Results: Based on the MS/MS spectra analyzed by ProteinPilot software, 684 proteins were identified, out of which 215 were observed to be differentially expressed in at least 1 sample pair. Individual protein expression and variation have been identified for each patient. IPA system demonstrated cytoskeletal signaling as the top-ranked functional pathway network associated with the oncogenic function.
Conclusions: Our study supplemented the understanding about proteome of Vietnamese CRC patients and identified statistically protein expression differences among samples assisting in finding effective biomarkers for CRC diagnostics.

Keywords: Colorectal cancer, isobaric tags for relative and absolute quantitation, proteomics

How to cite this article:
Pham TT, Le KP, Vo PU, Le KM, Lim TK, Lin Q, Nguyen TT. Isobaric tags for relative and absolute quantitation-based proteome analysis of Vietnamese colorectal carcinoma tissues. J Can Res Ther 2019;15:96-103

How to cite this URL:
Pham TT, Le KP, Vo PU, Le KM, Lim TK, Lin Q, Nguyen TT. Isobaric tags for relative and absolute quantitation-based proteome analysis of Vietnamese colorectal carcinoma tissues. J Can Res Ther [serial online] 2019 [cited 2020 May 28];15:96-103. Available from: http://www.cancerjournal.net/text.asp?2019/15/1/96/202889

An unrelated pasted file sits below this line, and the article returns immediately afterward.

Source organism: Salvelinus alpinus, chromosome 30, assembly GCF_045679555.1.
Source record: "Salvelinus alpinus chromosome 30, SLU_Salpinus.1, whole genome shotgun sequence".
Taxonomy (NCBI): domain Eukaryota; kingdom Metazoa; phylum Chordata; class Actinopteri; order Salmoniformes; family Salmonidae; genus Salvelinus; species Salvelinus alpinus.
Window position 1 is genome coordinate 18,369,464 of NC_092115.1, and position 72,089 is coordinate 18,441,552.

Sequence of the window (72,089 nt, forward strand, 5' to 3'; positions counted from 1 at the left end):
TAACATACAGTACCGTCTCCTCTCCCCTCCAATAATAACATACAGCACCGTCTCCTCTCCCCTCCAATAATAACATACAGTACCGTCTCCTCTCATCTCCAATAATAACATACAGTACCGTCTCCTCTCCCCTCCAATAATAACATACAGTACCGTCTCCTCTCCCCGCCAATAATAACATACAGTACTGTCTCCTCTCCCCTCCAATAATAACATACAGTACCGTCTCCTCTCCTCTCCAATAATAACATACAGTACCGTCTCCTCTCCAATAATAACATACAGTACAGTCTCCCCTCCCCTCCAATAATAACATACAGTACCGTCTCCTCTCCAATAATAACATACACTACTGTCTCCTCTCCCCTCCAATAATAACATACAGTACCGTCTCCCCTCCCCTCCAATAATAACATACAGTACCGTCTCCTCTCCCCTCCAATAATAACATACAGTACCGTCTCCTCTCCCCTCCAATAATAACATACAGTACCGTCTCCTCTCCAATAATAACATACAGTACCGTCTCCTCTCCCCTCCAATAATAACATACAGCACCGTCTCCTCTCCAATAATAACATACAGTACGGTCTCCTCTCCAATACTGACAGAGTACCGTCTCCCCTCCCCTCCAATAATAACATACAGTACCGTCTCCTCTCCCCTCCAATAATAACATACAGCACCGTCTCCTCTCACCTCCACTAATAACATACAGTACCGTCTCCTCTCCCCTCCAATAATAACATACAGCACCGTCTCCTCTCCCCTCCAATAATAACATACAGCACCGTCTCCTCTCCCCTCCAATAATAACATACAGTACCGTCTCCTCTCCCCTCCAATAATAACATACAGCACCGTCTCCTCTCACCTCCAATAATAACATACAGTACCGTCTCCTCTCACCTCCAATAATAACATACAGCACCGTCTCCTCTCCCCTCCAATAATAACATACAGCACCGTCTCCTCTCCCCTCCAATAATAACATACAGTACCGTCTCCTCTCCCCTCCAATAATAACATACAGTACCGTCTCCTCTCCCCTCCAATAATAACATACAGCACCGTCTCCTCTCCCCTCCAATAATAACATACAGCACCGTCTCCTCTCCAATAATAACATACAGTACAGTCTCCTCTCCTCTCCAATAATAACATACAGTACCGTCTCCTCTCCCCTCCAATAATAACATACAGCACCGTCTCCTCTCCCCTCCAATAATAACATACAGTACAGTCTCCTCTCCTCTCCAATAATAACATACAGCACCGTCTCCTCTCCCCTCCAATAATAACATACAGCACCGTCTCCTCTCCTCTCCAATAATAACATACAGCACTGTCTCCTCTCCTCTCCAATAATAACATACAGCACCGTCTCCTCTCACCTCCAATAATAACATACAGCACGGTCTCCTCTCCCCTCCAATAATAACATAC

> Introduction Top

Colorectal cancer (also called colon cancer-CRC) is cancer that occurs in the colon or rectum. CRC affects men and women of all racial and ethnic groups with the variation in distribution,[1] and it is commonly found in people of 50 years old and older. In the United States, it is the third most often diagnosed cancer and the third leading cause of mortality due to cancer in both men and women with the estimated diagnosed cases of 136,830 and 50,310 deaths from the disease in 2014.[2] In Vietnam, data presented by GLOCOBAN in 2012 stated that CRC is the fifth common cancer with 8768 new cases diagnosed annually which contributed to 7.0% of all kinds of cancer.[3]